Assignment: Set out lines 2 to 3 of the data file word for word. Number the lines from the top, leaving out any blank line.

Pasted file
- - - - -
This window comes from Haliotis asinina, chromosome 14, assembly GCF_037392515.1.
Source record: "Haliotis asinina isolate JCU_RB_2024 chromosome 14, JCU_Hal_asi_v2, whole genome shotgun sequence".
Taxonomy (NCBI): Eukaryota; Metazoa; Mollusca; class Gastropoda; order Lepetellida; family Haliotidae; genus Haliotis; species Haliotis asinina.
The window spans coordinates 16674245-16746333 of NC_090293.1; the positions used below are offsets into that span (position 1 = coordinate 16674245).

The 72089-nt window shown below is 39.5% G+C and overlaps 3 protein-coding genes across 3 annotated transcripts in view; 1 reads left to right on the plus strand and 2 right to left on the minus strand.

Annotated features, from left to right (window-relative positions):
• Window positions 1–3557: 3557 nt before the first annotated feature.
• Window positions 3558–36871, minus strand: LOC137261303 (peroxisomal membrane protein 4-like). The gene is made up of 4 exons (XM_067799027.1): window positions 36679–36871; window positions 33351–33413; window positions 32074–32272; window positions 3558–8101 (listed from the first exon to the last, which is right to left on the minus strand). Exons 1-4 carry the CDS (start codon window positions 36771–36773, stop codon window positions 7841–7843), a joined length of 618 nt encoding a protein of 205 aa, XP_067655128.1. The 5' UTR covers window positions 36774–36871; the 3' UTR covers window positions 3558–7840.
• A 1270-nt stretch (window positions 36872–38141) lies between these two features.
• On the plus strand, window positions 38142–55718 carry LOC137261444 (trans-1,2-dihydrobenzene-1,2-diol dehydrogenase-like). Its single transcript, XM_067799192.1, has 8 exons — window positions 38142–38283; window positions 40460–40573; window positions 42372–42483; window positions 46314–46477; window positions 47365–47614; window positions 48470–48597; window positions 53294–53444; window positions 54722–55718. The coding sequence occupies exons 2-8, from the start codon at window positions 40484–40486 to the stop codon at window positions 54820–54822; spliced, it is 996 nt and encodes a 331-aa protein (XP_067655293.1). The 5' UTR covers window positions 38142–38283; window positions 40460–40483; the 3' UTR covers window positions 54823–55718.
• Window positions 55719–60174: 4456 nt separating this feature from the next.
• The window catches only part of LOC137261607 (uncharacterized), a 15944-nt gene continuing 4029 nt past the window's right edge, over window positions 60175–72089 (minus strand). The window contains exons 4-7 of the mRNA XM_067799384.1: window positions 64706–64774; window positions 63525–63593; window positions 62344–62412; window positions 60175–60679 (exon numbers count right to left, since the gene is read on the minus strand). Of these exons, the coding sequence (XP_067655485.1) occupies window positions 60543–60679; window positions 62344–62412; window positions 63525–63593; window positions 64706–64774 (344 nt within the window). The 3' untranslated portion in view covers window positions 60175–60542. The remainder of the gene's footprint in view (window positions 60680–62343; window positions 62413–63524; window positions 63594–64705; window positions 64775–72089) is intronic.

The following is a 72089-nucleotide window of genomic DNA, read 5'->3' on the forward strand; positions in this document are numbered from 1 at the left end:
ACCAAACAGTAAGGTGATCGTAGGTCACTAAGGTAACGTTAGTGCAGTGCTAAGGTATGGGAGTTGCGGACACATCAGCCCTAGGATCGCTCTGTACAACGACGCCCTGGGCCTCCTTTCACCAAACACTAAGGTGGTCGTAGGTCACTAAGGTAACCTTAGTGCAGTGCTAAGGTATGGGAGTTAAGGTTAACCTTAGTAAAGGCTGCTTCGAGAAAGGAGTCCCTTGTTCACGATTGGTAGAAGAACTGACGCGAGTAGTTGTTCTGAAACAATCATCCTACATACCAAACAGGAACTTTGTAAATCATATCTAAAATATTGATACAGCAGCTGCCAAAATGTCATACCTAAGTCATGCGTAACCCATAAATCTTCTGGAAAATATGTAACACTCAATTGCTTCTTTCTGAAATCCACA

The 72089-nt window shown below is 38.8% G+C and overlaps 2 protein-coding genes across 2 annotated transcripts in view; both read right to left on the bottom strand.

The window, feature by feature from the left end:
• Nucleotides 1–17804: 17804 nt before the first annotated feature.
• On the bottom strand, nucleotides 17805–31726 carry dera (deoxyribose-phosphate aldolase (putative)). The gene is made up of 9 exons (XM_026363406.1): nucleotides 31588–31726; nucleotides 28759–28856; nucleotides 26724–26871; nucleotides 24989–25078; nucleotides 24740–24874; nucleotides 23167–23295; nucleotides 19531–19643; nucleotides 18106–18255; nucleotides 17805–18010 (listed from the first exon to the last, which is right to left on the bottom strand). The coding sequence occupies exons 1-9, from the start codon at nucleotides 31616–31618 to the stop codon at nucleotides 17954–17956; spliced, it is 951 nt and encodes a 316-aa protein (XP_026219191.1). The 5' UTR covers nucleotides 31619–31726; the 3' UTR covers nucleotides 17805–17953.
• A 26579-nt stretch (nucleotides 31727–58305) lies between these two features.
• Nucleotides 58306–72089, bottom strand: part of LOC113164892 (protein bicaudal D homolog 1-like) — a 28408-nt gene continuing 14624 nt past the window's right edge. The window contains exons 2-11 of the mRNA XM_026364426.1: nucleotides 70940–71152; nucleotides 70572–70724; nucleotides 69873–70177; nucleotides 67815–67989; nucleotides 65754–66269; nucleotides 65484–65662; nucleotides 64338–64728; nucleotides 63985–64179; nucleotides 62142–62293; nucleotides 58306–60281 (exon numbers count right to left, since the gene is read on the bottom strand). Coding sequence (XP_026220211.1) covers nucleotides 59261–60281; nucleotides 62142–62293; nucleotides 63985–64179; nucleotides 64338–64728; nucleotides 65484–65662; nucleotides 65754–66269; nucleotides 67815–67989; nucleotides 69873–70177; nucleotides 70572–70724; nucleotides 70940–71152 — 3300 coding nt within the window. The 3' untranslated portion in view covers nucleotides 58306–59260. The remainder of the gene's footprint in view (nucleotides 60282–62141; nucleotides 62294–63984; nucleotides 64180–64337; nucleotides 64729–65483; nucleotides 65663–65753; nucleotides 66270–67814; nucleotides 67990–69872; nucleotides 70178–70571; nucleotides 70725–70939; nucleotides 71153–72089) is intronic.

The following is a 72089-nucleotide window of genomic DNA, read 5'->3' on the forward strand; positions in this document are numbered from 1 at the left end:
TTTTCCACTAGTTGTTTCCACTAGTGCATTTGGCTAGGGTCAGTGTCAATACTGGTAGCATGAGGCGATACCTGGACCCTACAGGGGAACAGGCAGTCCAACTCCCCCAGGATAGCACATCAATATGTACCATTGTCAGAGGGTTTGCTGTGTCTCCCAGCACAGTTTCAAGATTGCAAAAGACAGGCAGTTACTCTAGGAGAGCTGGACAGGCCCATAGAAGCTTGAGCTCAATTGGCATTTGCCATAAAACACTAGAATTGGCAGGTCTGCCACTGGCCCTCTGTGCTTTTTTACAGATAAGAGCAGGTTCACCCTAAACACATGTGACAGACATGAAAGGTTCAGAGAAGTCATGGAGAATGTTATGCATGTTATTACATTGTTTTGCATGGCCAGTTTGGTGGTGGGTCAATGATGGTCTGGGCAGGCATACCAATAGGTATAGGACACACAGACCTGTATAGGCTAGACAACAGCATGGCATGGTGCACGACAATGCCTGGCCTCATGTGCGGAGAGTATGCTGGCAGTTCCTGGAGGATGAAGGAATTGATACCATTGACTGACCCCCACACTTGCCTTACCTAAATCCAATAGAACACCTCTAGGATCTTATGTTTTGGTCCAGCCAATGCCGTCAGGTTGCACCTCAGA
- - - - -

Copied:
Source record: "Haliotis asinina isolate JCU_RB_2024 chromosome 14, JCU_Hal_asi_v2, whole genome shotgun sequence".
Taxonomy (NCBI): Eukaryota; Metazoa; Mollusca; class Gastropoda; order Lepetellida; family Haliotidae; genus Haliotis; species Haliotis asinina.